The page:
Joff Oddie continues with his signature controlled intensity on guitar that adds real complexity to their songs and drives a lot of the changes throughout.
Joel Amey is the solid foundation upon which everything flows, and he has the most rock and roll style of the group.
Theo Ellis has transitioned from what I used to perceive as joyful and playful into a bit more of a showman and rocker, eventually going shirtless and at one point standing atop Joel’s kick drum.
Of course, they have evolved significantly since 2015, and the last time that I personally attended one of their shows was in support of CHVRCHES in 2016. So a lot has happened since then, including the release of their sophomore album, Visions of a Life. I’ll be honest and say that the follow-up to My Love is Cool did not have quite the same impact. It struck me as slowed down a bit… less poppy… less rocky… but as time has gone on and I’ve had time to spend with it, I had grown to appreciate much more, though in a different way.
But then hearing from Visions of a Life for the first time on Saturday night, it finally came alive for me. Maybe it is because I was first really introduced to Wolf Alice live, and before their first album was released. So it was kind of an organic process of hearing the live versions of the songs, and then the studio versions after already being acquainted with the music. With the second album, for me personally that experience was flipped.
Now having heard the songs live, I put them on par with the initial wave of songs from the early EPs and My Love is Cool. In fact, I can better understand their evolution in the process and growth.
I guess I am a firm believer in the view that Wolf Alice should – must – be experienced live. I like it a little rougher around the edges and louder, I suppose.
It got me thinking, and I would love it if Wolf Alice would do what Oingo Boingo had done in the past and put out a (sort of) live album with Boingo Alive. But not a typical live album with the sounds of the crowd, but recorded live in studio with no audience. Just the pure performance. Or like the old Peel Sessions. Like with the Pixies (with At The BBC), who are another band who fully come alive… live. Then as fans, we could have the best of both worlds – the more polished studio albums, as well as a more rough around the edges LOUD quiet LOUD live album with versions of the songs that capture the spirit of the live shows.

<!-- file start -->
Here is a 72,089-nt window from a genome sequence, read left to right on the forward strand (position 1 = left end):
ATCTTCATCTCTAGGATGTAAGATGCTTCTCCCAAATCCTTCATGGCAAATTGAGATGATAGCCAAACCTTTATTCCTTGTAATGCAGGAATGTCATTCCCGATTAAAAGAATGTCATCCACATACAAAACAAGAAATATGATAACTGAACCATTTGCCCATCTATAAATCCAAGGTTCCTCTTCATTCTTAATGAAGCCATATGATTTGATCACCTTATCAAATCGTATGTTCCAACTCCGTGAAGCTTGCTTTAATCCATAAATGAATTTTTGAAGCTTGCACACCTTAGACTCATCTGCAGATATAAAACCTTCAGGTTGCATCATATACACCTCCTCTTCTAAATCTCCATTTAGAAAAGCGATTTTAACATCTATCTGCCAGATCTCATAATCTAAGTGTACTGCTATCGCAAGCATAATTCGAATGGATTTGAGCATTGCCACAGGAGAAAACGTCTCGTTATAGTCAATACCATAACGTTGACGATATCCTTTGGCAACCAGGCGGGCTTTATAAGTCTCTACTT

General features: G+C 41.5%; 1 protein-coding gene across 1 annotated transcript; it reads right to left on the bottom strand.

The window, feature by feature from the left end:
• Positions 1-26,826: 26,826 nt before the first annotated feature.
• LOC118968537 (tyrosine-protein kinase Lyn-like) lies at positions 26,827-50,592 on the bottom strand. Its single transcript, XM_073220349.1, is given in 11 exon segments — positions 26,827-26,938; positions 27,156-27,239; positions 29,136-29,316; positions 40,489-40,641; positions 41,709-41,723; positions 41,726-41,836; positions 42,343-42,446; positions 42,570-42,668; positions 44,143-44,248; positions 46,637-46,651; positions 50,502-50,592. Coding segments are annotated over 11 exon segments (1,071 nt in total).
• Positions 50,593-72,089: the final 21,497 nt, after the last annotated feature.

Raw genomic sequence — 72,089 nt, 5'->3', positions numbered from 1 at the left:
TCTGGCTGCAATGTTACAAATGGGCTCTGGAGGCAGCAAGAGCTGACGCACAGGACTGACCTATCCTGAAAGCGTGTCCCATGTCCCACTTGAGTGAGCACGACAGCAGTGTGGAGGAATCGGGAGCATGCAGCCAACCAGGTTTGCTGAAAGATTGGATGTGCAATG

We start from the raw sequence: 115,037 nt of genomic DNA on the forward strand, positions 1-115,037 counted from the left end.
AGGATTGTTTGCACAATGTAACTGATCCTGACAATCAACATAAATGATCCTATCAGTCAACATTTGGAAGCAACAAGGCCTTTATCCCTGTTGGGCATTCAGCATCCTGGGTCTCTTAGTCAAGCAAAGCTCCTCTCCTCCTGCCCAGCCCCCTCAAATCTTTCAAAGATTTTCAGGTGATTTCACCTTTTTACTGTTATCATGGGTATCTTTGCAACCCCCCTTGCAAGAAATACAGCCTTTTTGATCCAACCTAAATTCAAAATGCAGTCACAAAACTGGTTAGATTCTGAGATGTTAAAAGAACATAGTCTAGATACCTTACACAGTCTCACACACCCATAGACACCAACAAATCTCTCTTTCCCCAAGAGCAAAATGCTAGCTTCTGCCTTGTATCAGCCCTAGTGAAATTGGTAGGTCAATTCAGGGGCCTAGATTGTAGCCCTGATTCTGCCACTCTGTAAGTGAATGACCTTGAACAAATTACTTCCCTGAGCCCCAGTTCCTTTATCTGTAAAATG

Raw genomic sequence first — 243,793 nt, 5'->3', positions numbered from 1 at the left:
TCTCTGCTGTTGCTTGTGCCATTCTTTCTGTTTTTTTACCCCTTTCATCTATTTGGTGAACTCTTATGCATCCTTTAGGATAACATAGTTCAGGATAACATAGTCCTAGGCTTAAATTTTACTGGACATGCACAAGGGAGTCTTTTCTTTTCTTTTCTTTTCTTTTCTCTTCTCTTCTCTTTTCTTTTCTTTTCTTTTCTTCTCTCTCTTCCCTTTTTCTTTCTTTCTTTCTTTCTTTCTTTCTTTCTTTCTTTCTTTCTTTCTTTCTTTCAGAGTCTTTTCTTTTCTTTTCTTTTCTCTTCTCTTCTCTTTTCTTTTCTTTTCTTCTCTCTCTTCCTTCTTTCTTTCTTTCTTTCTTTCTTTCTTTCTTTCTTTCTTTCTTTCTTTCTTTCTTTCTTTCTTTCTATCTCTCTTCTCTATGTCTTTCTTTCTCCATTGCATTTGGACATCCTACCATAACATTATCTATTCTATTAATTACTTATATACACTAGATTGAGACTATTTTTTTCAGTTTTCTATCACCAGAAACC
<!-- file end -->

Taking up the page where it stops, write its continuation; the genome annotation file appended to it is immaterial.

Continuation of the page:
Some bands are just suited for that treatment. Heck, KISS built their careers on Alive!, which was a double album with live tracks from their first three studio albums… that was their real breakthrough as a band, because it was a tribute to their live shows which is where they built their initial following. I am just dreaming here, but I think Wolf Alice doing the same would help to further catapult their band into the mainstream.
In any event, I absolutely loved the show at Ace of Spades on Saturday. Go see this band. They get better every year.
- Yuk Foo
- You’re a Germ
- Your Loves Whore
- St. Purple & Green
- Don’t Delete The Kisses
- Planet Hunter
- Beautifully Unconventional
- Formidable Cool
- Space & Time
- Moaning Lisa Smile
- Visions Of A Life
- Giant Peach
Below are some photos of Wolf Alice performing on stage (scroll downward and photos will begin to appear – click any image to open a virtual lightroom with higher resolution versions of each photo). Apologies that there are almost no photos of Joff Oddie… stage right was in complete darkness – so very challenging to capture any moments.